De Rosario visits City Year youth program

On Thursday, April 21, San Jose Earthquakes forward Dwayne De Rosario visited kids from the City Year youth program in Sunnyvale. Around 70 middle school students enthusiastically welcomed the local soccer star in the Columbia Middle School gymnasium for a short speech from De Rosario on soccer and motivation, a question and answer session, and finally an autograph signing.

De Rosario shared his life story with the kids about the road he took that led him to his professional and international soccer career. The Canadian national team member challenged the students to pursue their dreams and to dedicate themselves to their passions. He also emphasized the need to practice and work hard in order to make your dreams come true.

Following his speech, the students as well as the City Year corps members drilled De Rosario with tons of questions. He shared memories of traveling around the world to play soccer, talked about his typical training schedule as a professional athlete, and answered questions about his childhood in Canada and his current family. "They were focused on getting as much out of me as possible!" laughed the Quakes forward.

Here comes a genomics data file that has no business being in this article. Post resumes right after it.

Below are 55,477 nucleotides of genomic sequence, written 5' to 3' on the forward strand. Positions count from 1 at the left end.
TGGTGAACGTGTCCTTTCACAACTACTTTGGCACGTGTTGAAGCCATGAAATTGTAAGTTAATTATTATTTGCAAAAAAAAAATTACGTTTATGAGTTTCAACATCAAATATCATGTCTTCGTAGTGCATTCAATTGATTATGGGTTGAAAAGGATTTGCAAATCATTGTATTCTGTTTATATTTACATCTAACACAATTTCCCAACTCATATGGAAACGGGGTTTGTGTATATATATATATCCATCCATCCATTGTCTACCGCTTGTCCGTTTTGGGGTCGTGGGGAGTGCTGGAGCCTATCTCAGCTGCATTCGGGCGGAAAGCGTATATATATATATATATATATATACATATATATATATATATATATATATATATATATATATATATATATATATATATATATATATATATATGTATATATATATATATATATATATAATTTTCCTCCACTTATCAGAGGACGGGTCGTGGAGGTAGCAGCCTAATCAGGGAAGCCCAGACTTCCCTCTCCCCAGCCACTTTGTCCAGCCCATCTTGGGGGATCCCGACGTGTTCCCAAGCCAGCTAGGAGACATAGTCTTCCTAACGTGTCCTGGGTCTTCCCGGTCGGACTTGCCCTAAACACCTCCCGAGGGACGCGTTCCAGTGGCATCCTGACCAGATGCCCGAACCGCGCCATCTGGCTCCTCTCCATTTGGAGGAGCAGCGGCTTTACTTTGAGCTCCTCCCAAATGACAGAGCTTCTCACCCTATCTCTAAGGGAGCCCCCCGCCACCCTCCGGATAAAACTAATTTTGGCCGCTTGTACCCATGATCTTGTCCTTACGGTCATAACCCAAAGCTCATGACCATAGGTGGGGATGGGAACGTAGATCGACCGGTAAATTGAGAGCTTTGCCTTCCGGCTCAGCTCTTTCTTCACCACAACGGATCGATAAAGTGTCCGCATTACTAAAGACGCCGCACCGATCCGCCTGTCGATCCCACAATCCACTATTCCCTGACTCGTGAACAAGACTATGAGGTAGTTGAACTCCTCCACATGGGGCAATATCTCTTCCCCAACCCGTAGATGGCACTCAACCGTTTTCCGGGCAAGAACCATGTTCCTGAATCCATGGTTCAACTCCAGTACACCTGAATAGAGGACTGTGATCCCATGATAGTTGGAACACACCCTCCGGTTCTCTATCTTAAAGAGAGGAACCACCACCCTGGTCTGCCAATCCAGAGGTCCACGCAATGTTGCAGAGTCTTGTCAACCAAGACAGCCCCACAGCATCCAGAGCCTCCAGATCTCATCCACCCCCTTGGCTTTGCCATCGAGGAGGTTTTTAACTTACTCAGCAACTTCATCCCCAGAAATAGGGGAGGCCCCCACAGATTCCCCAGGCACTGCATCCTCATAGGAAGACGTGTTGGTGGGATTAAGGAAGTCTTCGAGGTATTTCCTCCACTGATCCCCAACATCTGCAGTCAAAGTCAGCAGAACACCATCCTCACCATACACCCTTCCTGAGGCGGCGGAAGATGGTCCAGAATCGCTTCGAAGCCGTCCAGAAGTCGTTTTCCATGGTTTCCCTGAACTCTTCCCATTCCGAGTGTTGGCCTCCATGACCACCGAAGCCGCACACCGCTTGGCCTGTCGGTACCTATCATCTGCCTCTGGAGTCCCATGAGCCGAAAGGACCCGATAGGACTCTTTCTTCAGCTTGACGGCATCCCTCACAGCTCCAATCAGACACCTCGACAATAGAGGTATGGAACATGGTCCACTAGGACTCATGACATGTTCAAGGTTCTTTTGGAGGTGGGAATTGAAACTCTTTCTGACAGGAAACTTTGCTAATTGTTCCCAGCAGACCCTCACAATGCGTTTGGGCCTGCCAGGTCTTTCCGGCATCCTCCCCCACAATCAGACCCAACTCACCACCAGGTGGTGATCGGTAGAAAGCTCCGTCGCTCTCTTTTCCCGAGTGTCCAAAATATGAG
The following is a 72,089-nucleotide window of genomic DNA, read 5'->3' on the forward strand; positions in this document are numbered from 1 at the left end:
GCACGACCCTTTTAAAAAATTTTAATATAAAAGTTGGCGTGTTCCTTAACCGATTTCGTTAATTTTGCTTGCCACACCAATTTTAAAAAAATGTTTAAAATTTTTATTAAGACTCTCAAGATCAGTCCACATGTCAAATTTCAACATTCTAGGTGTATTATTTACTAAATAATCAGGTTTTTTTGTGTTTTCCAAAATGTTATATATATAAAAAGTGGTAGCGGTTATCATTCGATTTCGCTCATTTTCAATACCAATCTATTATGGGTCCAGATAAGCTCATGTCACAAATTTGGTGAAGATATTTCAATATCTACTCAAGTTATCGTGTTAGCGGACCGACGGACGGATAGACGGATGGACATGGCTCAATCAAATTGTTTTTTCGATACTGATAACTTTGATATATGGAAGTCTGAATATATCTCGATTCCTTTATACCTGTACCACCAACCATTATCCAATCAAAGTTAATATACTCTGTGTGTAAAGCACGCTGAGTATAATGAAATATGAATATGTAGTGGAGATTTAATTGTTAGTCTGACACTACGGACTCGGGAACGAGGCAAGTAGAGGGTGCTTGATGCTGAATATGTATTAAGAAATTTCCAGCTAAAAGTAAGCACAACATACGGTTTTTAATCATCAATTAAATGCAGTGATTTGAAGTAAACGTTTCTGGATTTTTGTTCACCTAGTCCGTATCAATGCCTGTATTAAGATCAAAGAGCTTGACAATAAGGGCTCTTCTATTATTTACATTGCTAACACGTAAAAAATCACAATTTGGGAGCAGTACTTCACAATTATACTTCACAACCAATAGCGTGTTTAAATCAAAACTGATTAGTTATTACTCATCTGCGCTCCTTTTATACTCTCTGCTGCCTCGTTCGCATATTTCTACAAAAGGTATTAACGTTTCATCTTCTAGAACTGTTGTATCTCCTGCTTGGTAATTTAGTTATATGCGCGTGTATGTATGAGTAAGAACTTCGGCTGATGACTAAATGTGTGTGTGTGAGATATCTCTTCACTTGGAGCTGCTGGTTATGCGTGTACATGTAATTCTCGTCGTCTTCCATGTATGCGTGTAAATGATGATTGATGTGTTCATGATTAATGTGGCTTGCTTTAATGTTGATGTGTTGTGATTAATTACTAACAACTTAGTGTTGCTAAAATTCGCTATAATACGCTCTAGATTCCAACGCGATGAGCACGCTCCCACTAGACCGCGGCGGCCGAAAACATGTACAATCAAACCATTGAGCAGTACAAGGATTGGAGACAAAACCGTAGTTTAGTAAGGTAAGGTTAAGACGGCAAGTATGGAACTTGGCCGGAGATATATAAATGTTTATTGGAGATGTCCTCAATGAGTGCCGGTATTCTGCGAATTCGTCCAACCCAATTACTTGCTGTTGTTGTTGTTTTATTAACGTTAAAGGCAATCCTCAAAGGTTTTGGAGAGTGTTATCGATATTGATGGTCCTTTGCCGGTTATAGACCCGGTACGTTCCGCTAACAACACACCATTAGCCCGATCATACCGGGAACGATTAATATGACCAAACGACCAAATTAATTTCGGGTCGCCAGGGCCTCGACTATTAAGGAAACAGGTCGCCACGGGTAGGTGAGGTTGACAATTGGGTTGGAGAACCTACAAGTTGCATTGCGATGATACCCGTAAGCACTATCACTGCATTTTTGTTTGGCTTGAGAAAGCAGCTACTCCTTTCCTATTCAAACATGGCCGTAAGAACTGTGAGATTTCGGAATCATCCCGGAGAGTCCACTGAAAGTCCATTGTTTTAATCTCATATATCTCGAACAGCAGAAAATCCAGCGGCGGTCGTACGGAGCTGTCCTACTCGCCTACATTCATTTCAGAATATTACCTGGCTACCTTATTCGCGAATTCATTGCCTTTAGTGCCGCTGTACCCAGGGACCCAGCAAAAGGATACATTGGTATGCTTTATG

As if he hadn't won the group over already, De Rosario proceeded to talk to and sign a picture for every person in the program. One young girl named Marissa went through the autograph line three times to have her favorite Quakes player sign not only her photograph, but also her t-shirt and bare arm.

City Year is a non-profit organization that recruits 17 to 24 year olds who spend time focusing on community service, leadership, and civic engagement. With Quakes players attending each of the four City Year spring camps in the San Jose area this year, corps member Suzzette Casillas praised the Earthquakes for being the program's biggest supporter. "Every time one of these Earthquakes players come out, they just make these kids' dreams become a reality," said Casillas. "A lot of these kids don't have role models at home, so it's nice to know that they can get that from local athletes."

De Rosario was a huge success with both the students and corps members involved in City Year. "I like working with kids to explain to them how I became an athlete and the road it takes to walk to show them the realities of being a professional athlete," said De Rosario. "It's important to get out and talk to them because kids are the men and women of tomorrow; they are the future."

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